(B, Ro, V, A, M) Biblical allegory with romantic elements: action violence including kicking, fist fighting, throwing, shooting a parrot & shooting a mime; mild sexual innuendo; and, alcohol use and smoking
In the Regent University student film TROUBLE IN PARADISE, there is trouble in Babylon -- a city without feeling or morals under the control of Damian Livid. Familiar gags and campy characters make this allegorical detective story a humorous depiction of the search for a lost soul. Shot in black and white and interspersed with dream sequences, this film is an ambitiously styled movie that doesn't quite deliver a clear message to its audience.
In the Regent University student film TROUBLE IN PARADISE, there is trouble in Babylon — a city without feeling or morals under the control of Damian Livid. This stylized, allegorical detective drama is about a woman, Lana Lost, who hires a detective to help her find her soul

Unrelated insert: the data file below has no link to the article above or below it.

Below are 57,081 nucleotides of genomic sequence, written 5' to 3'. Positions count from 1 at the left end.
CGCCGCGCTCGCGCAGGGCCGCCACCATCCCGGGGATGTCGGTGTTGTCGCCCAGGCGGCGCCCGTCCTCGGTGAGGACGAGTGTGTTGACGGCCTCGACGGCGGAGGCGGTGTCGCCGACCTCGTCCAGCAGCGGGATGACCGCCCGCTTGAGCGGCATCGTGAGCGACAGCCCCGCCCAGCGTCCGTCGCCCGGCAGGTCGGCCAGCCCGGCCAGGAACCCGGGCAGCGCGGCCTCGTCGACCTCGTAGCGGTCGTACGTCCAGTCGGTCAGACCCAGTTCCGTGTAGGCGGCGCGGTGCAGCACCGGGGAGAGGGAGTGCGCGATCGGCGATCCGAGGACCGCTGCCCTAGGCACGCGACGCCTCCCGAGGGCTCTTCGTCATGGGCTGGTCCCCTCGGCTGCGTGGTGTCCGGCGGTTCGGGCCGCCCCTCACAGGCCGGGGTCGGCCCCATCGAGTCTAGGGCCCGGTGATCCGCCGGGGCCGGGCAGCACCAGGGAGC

. Sam Flesh, the down-on-his-luck gumshoe, must battle his own demons and the soul-stealing Livid, in order to find Lana’s soul and set Babylon free. Along the way, Sam is assisted by his able secretary, Mystic, and Blind Willie, who provide comic relief.
This film succeeds as a tongue-in-cheek allegory, but the message is muddled and it seems more of an attempt at campy expressionism than a true “message” film. Rich Dalmus gives a strong performance as the Bogey-like Sam Flesh, and Laurel Harris as Lana is well-cast as the “most wanted woman in Babylon.” The other performances are at times somewhat wooden. However, frequent comic moments retain interest. Livid’s emptying of his pistol cartridge into a performing mime is one example where this film capitalizes on its own brand of film noir humor. The shooting style and humor provide the movie strength and backbone. Additionally, the voice-over narrative and music are true to the detective move genre. Yet, it never quite delivers a clear message to its audience despite its allegorical intentions.